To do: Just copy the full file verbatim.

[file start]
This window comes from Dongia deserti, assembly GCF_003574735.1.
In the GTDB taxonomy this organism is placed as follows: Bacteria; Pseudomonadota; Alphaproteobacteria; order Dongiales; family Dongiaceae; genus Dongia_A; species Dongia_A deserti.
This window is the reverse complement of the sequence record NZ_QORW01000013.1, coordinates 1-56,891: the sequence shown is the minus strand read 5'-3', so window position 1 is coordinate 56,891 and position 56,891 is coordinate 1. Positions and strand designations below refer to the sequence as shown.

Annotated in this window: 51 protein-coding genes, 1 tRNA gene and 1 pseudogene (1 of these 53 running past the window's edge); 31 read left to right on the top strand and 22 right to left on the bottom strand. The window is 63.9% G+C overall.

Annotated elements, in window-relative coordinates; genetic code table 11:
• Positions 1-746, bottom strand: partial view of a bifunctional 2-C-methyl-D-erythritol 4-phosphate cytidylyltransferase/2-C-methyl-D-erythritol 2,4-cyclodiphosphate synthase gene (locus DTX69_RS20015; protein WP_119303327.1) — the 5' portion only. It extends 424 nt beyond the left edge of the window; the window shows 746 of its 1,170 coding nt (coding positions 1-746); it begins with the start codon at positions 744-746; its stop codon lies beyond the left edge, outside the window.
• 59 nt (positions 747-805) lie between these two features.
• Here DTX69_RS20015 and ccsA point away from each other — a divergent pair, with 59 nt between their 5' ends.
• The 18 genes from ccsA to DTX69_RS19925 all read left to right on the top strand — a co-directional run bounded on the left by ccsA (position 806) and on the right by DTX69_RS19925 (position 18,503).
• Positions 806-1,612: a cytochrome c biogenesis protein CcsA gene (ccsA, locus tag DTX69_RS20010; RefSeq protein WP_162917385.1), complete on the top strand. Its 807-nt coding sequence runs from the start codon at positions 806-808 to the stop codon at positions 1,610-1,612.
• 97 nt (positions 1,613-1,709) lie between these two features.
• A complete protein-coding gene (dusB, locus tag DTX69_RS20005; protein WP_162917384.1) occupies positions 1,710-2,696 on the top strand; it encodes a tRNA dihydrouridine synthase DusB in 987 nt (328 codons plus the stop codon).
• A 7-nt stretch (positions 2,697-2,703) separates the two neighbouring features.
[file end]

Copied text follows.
This window comes from Dongia deserti, assembly GCF_003574735.1.
In the GTDB taxonomy this organism is placed as follows: Bacteria; Pseudomonadota; Alphaproteobacteria; order Dongiales; family Dongiaceae; genus Dongia_A; species Dongia_A deserti.
This window is the reverse complement of the sequence record NZ_QORW01000013.1, coordinates 1-56,891: the sequence shown is the minus strand read 5'-3', so window position 1 is coordinate 56,891 and position 56,891 is coordinate 1. Positions and strand designations below refer to the sequence as shown.

Annotated in this window: 51 protein-coding genes, 1 tRNA gene and 1 pseudogene (1 of these 53 running past the window's edge); 31 read left to right on the top strand and 22 right to left on the bottom strand. The window is 63.9% G+C overall.

Annotated elements, in window-relative coordinates; genetic code table 11:
• Positions 1-746, bottom strand: partial view of a bifunctional 2-C-methyl-D-erythritol 4-phosphate cytidylyltransferase/2-C-methyl-D-erythritol 2,4-cyclodiphosphate synthase gene (locus DTX69_RS20015; protein WP_119303327.1) — the 5' portion only. It extends 424 nt beyond the left edge of the window; the window shows 746 of its 1,170 coding nt (coding positions 1-746); it begins with the start codon at positions 744-746; its stop codon lies beyond the left edge, outside the window.
• 59 nt (positions 747-805) lie between these two features.
• Here DTX69_RS20015 and ccsA point away from each other — a divergent pair, with 59 nt between their 5' ends.
• The 18 genes from ccsA to DTX69_RS19925 all read left to right on the top strand — a co-directional run bounded on the left by ccsA (position 806) and on the right by DTX69_RS19925 (position 18,503).
• Positions 806-1,612: a cytochrome c biogenesis protein CcsA gene (ccsA, locus tag DTX69_RS20010; RefSeq protein WP_162917385.1), complete on the top strand. Its 807-nt coding sequence runs from the start codon at positions 806-808 to the stop codon at positions 1,610-1,612.
• 97 nt (positions 1,613-1,709) lie between these two features.
• A complete protein-coding gene (dusB, locus tag DTX69_RS20005; protein WP_162917384.1) occupies positions 1,710-2,696 on the top strand; it encodes a tRNA dihydrouridine synthase DusB in 987 nt (328 codons plus the stop codon).
• A 7-nt stretch (positions 2,697-2,703) separates the two neighbouring features.